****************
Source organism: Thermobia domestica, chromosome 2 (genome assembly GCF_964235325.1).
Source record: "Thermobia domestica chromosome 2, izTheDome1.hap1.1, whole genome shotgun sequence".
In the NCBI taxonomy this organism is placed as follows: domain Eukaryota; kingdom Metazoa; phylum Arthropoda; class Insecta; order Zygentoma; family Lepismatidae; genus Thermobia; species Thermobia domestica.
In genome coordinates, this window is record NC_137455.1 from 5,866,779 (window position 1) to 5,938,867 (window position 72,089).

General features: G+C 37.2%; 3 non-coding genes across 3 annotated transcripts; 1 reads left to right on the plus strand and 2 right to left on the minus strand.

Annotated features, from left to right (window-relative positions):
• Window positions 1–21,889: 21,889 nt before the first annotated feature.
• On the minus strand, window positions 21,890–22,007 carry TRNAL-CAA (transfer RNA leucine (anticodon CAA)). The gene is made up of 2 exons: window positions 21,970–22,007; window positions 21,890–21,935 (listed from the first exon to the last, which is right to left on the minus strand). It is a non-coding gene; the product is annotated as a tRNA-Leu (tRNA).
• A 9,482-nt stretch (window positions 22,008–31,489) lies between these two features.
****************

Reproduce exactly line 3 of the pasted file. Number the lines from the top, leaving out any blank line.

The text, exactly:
In the NCBI taxonomy this organism is placed as follows: domain Eukaryota; kingdom Metazoa; phylum Arthropoda; class Insecta; order Zygentoma; family Lepismatidae; genus Thermobia; species Thermobia domestica.